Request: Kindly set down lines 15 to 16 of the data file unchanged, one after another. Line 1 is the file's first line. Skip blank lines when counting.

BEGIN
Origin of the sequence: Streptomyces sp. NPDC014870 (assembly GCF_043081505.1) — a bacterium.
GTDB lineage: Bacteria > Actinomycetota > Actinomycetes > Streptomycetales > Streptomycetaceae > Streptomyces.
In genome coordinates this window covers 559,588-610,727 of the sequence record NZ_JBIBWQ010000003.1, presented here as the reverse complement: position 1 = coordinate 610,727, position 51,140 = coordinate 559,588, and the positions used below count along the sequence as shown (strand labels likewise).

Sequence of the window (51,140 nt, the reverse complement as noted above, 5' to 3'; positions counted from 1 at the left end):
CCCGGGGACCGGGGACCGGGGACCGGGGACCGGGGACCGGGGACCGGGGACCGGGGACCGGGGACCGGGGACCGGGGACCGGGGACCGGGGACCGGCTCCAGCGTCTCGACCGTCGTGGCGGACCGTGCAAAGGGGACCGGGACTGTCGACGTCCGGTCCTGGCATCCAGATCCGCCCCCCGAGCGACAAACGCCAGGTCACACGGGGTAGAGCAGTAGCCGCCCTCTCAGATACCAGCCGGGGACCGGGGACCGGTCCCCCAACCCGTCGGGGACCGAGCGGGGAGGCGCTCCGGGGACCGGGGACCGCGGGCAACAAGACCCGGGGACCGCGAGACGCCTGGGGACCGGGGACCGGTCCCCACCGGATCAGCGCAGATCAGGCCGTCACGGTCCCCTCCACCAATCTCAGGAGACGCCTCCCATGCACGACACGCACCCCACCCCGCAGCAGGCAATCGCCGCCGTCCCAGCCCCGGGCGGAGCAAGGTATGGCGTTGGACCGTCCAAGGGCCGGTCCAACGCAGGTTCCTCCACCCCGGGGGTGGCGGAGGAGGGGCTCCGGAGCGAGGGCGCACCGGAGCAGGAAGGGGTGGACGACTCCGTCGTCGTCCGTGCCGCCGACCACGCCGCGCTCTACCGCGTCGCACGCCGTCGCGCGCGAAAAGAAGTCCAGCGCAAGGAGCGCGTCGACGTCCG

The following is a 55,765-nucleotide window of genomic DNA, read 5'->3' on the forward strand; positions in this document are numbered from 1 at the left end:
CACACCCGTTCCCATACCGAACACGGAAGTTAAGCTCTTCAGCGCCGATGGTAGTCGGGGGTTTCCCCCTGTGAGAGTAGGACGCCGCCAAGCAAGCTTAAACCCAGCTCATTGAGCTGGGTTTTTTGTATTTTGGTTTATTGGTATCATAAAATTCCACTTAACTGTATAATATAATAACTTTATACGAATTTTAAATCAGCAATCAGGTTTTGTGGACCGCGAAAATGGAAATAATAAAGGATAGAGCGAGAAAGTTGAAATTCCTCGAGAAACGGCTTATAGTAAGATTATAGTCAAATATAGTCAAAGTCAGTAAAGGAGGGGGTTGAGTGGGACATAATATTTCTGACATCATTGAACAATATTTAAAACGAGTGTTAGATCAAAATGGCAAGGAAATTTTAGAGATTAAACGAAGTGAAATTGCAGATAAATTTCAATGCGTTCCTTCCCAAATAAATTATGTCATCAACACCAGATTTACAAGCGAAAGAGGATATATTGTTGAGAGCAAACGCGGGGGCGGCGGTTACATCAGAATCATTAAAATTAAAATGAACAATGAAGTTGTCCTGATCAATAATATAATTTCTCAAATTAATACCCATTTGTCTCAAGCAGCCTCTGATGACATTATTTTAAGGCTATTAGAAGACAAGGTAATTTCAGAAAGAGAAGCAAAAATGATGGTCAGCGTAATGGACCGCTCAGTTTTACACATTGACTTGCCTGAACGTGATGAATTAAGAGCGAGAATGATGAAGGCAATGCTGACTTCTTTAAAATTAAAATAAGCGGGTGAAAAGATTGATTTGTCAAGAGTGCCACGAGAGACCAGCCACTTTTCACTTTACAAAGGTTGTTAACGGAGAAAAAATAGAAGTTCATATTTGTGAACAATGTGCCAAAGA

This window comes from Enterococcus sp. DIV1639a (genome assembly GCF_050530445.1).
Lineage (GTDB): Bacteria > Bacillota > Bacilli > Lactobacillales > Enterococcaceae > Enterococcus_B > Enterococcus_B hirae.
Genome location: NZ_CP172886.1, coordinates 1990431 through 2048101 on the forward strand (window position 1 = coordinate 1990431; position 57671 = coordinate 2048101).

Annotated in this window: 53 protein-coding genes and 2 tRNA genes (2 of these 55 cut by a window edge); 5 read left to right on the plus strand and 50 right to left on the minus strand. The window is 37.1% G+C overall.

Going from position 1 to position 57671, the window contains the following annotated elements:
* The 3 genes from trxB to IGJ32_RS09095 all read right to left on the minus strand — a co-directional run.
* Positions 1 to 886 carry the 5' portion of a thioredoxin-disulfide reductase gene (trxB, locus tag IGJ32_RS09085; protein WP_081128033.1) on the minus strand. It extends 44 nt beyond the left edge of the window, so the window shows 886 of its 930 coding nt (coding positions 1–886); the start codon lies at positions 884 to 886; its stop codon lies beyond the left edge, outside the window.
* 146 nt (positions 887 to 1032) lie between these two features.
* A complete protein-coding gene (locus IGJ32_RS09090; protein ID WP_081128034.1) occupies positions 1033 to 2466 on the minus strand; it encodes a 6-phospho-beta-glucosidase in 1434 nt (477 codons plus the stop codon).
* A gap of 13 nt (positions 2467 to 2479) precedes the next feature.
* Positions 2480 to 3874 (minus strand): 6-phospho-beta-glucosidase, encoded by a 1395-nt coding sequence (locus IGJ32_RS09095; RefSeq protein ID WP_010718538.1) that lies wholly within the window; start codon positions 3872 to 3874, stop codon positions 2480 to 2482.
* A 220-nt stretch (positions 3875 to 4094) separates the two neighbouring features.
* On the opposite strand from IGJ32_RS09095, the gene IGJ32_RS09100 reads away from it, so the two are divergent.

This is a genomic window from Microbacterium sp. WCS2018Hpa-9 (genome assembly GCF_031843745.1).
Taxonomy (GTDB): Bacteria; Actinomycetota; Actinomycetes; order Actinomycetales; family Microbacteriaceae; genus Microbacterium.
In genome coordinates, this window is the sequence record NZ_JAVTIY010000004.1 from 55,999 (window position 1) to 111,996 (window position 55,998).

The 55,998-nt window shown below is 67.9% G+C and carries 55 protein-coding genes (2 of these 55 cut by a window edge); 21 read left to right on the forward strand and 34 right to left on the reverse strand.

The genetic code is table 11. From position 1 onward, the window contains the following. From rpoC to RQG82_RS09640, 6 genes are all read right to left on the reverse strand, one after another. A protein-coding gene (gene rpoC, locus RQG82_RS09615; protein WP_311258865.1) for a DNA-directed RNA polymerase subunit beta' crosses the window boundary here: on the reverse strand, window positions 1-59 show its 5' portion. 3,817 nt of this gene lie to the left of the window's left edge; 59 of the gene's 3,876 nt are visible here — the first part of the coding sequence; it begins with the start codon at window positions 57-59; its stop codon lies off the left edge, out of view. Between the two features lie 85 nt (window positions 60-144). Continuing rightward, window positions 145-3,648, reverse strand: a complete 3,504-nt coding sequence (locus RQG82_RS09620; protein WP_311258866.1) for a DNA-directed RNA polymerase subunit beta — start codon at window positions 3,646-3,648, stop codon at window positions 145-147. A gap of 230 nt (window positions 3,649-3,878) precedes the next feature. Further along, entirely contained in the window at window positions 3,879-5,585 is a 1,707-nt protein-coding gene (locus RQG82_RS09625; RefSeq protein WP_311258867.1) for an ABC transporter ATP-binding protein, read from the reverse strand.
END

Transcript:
* 146 nt (positions 887 to 1032) lie between these two features.
* A complete protein-coding gene (locus IGJ32_RS09090; protein ID WP_081128034.1) occupies positions 1033 to 2466 on the minus strand; it encodes a 6-phospho-beta-glucosidase in 1434 nt (477 codons plus the stop codon).